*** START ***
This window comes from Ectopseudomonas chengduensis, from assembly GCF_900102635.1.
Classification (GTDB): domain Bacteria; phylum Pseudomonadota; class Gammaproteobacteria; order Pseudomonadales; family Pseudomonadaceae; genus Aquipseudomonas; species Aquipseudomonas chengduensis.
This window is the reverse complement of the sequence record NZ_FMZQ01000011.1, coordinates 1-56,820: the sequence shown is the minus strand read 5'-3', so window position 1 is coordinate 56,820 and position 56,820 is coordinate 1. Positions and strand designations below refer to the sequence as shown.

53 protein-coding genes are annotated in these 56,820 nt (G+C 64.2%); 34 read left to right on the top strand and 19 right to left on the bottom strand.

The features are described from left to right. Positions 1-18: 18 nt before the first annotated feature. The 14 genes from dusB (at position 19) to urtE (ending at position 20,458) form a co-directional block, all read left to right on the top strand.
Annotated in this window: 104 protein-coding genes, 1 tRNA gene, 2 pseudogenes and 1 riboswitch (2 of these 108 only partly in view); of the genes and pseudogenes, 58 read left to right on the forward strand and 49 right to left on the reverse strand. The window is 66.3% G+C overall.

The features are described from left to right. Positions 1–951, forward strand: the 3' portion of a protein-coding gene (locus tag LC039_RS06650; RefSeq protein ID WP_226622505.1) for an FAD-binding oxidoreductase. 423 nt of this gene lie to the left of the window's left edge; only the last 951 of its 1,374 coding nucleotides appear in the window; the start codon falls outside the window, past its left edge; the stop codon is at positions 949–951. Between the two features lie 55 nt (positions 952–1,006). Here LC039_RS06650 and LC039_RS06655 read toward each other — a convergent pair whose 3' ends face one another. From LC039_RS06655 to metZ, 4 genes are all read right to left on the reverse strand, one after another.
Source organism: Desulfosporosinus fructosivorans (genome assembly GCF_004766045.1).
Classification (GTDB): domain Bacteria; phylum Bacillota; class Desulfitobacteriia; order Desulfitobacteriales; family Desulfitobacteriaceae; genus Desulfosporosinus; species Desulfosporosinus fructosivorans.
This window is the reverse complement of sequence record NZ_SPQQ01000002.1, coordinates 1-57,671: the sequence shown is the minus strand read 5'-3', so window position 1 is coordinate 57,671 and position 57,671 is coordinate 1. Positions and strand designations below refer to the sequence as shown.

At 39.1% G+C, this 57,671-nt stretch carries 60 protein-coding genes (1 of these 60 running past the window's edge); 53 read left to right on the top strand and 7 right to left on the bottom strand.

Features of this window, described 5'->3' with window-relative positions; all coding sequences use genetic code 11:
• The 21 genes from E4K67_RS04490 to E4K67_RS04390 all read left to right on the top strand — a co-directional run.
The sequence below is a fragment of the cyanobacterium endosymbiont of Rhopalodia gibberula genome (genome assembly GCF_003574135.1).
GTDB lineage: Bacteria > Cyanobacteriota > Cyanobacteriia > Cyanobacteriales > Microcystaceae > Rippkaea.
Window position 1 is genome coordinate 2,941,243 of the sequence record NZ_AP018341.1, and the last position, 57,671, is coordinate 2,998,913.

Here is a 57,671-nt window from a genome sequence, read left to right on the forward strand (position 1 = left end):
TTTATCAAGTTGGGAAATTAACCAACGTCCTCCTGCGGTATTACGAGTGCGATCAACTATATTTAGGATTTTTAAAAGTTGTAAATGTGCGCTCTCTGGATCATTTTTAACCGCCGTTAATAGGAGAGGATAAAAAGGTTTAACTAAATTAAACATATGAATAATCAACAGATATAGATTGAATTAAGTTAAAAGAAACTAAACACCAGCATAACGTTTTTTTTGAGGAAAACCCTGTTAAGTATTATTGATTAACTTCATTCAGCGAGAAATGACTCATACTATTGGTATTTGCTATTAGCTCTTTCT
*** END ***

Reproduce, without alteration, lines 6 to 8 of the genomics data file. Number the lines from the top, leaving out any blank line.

Annotated in this window: 104 protein-coding genes, 1 tRNA gene, 2 pseudogenes and 1 riboswitch (2 of these 108 only partly in view); of the genes and pseudogenes, 58 read left to right on the forward strand and 49 right to left on the reverse strand. The window is 66.3% G+C overall.

The features are described from left to right. Positions 1–951, forward strand: the 3' portion of a protein-coding gene (locus tag LC039_RS06650; RefSeq protein ID WP_226622505.1) for an FAD-binding oxidoreductase. 423 nt of this gene lie to the left of the window's left edge; only the last 951 of its 1,374 coding nucleotides appear in the window; the start codon falls outside the window, past its left edge; the stop codon is at positions 949–951. Between the two features lie 55 nt (positions 952–1,006). Here LC039_RS06650 and LC039_RS06655 read toward each other — a convergent pair whose 3' ends face one another. From LC039_RS06655 to metZ, 4 genes are all read right to left on the reverse strand, one after another.
Source organism: Desulfosporosinus fructosivorans (genome assembly GCF_004766045.1).